The dinosaur looked at us and roared again.
We went to the Stone Age to become kings, and were about to become lunch.
ut I’m getting way ahead of myself (or really about 42,000 years behind). Let me explain.
My best friends Sam and Fred were hanging around at my house after school as usual. We were trying to finish some annoying math homework—very unusual. If it hadn’t been pouring rain, we’d have been long gone.
“I’ve got a great idea,” said Sam.
“I don’t need any great ideas,” said Fred. “I need the answer to problem 14: ‘If Mr. Sleeby walks at an average speed of 2.5 miles per hour, how many miles does he walk in 4 hours?’ ”
“2.5 miles per hour times 4 hours equals 10 miles,” said Sam. “You see, our problem is we’ve been going about this time-travel business all wrong. We haven’t been using our brains.”
looked up. “What do you mean?”
“Well, I’ve been doing a little research, reading time-travel books—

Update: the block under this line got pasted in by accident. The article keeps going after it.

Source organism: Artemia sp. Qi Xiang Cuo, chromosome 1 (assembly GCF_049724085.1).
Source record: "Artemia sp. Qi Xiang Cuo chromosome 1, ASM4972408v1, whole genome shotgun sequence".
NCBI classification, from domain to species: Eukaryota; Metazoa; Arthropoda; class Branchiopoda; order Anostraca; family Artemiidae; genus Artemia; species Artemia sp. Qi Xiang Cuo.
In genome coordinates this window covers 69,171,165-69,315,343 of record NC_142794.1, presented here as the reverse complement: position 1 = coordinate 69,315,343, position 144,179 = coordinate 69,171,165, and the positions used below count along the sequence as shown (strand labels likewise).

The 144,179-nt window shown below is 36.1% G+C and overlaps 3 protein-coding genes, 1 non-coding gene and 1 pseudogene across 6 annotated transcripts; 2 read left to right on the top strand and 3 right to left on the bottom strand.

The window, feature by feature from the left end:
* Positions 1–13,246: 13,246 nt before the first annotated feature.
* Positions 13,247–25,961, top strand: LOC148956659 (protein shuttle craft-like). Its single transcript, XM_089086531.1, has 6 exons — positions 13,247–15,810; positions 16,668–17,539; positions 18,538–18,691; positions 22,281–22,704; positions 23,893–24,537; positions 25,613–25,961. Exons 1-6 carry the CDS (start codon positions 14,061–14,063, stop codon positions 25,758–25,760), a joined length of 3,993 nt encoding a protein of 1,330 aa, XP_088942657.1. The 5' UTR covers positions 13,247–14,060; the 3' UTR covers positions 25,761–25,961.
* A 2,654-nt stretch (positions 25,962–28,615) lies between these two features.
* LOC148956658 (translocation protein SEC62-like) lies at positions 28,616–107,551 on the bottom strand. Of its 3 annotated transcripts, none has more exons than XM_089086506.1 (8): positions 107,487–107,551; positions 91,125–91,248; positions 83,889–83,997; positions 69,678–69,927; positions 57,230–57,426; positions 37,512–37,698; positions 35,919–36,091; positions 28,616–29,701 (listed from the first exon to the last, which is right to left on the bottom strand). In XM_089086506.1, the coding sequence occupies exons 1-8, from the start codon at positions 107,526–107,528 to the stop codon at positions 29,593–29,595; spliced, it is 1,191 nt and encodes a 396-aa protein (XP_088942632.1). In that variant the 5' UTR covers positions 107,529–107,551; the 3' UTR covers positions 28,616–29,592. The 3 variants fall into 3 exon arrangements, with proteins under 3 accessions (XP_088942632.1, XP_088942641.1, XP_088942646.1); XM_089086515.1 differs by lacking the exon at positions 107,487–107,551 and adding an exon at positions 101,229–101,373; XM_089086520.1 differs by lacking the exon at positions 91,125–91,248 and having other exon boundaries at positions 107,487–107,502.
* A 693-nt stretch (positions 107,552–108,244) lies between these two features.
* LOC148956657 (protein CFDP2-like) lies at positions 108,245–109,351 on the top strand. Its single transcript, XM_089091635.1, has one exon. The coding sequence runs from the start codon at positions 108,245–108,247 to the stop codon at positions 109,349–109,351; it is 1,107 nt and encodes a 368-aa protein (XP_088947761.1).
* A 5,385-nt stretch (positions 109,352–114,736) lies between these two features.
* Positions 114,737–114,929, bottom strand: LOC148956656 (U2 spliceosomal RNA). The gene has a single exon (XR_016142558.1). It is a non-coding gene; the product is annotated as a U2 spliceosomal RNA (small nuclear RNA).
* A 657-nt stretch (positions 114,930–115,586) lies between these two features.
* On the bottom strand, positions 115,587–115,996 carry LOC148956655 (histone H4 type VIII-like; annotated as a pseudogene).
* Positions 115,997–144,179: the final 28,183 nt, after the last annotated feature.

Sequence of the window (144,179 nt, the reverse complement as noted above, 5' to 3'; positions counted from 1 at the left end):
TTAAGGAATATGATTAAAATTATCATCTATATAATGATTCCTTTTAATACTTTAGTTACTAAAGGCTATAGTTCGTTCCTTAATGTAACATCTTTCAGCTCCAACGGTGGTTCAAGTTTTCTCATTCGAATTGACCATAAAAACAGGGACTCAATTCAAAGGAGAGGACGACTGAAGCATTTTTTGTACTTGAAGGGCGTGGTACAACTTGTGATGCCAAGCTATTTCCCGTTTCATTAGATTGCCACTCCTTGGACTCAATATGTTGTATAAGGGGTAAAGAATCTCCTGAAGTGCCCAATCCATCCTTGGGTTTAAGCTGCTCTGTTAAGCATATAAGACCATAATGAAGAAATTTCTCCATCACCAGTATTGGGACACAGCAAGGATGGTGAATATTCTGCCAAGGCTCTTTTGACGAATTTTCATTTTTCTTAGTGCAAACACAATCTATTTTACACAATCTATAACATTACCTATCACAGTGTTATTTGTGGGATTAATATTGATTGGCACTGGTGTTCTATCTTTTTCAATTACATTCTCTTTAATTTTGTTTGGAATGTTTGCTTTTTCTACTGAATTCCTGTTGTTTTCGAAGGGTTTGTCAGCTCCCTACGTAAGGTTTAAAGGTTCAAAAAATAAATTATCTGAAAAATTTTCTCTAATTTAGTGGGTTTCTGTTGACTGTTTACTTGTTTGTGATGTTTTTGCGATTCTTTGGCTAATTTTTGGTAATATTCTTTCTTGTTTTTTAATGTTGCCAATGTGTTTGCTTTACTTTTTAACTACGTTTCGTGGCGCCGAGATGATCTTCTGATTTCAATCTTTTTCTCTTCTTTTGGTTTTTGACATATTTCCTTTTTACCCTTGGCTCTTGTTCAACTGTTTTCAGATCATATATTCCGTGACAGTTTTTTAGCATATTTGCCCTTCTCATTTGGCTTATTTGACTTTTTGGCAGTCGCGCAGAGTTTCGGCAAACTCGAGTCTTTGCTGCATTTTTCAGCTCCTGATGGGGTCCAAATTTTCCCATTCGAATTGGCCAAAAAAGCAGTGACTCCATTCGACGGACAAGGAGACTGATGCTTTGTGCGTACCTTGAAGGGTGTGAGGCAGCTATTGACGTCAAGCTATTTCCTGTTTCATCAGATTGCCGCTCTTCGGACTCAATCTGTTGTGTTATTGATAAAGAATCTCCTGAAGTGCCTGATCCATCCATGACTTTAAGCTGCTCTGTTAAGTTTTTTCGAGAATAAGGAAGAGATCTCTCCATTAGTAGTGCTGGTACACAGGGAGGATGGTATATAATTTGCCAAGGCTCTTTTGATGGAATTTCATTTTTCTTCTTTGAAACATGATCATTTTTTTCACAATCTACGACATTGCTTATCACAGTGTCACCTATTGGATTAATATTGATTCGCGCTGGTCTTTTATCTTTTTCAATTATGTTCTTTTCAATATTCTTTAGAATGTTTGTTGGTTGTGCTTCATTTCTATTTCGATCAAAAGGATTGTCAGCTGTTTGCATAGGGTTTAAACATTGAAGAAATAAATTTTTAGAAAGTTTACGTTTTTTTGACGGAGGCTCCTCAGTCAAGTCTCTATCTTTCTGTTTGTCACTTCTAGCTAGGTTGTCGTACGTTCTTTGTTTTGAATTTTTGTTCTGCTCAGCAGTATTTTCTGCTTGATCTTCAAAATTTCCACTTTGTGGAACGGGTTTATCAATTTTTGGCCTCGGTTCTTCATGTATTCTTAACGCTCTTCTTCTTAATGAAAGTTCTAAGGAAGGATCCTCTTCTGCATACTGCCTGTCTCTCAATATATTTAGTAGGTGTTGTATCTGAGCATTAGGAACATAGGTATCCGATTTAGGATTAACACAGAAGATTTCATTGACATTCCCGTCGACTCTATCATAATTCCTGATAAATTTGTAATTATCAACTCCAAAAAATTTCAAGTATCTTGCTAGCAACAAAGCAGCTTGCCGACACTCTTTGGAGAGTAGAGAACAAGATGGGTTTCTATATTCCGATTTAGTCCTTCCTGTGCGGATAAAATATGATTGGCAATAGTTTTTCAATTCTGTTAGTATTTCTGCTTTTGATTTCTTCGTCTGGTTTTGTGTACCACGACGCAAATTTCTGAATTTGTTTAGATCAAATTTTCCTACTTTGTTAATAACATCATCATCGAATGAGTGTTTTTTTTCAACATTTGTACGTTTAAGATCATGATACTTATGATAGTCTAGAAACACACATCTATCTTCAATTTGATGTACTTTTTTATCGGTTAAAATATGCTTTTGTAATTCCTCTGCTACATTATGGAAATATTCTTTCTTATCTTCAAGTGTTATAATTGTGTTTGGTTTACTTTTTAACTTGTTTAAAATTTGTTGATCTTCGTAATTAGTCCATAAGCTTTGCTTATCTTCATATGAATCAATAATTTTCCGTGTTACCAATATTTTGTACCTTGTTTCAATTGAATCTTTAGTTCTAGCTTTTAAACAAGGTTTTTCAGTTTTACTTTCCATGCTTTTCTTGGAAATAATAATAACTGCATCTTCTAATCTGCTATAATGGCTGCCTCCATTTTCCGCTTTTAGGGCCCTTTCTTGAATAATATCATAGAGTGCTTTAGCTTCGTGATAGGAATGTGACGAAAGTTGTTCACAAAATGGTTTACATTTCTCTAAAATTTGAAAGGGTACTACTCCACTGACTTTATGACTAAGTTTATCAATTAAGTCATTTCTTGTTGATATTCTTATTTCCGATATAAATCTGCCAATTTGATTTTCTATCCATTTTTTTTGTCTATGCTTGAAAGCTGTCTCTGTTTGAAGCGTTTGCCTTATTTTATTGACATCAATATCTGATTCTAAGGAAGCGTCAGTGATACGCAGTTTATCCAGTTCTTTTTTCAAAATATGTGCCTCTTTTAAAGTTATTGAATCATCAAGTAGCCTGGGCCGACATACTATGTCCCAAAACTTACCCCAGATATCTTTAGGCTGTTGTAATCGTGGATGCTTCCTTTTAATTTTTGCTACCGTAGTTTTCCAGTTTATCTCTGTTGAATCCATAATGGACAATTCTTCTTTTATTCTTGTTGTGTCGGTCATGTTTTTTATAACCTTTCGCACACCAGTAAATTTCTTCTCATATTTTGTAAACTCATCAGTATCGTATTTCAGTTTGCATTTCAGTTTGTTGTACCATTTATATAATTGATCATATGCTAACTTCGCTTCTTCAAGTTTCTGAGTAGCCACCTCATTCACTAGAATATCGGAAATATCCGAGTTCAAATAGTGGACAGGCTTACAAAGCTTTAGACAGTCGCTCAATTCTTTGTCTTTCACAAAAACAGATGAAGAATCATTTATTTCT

Magic, Narnia stuff, A
Wrinkle in Time
The Time Machine.”
“Hey, I saw that movie,” said Fred.
“And do you know what people in those books always forget?”
“Food,” said Fred. “They never eat in those books.”
“No, you Neanderthal,” said Sam. “They never pack anything useful to take with them. Like King Arthur would have been amazed by this calculator. The Cheyenne would have been wowed by a Walkman.”
“And Blackbeard would have loved an F-16,” said Fred.
Sam frowned. “I’m serious. If we just take the right ordinary stuff, people will be convinced we’re magic.”
I put down my pencil. “But I just learned this great trick,” I said. “Watch me roll this straw across my desk using only the invisible powers in one finger. I won’t touch it. Watch. Hocus, pocus, straw move-ocus.” The straw rolled across my desk with my finger just behind it.
“That’s very magical,” said Fred. “Especially the way you blow the straw so it rolls.”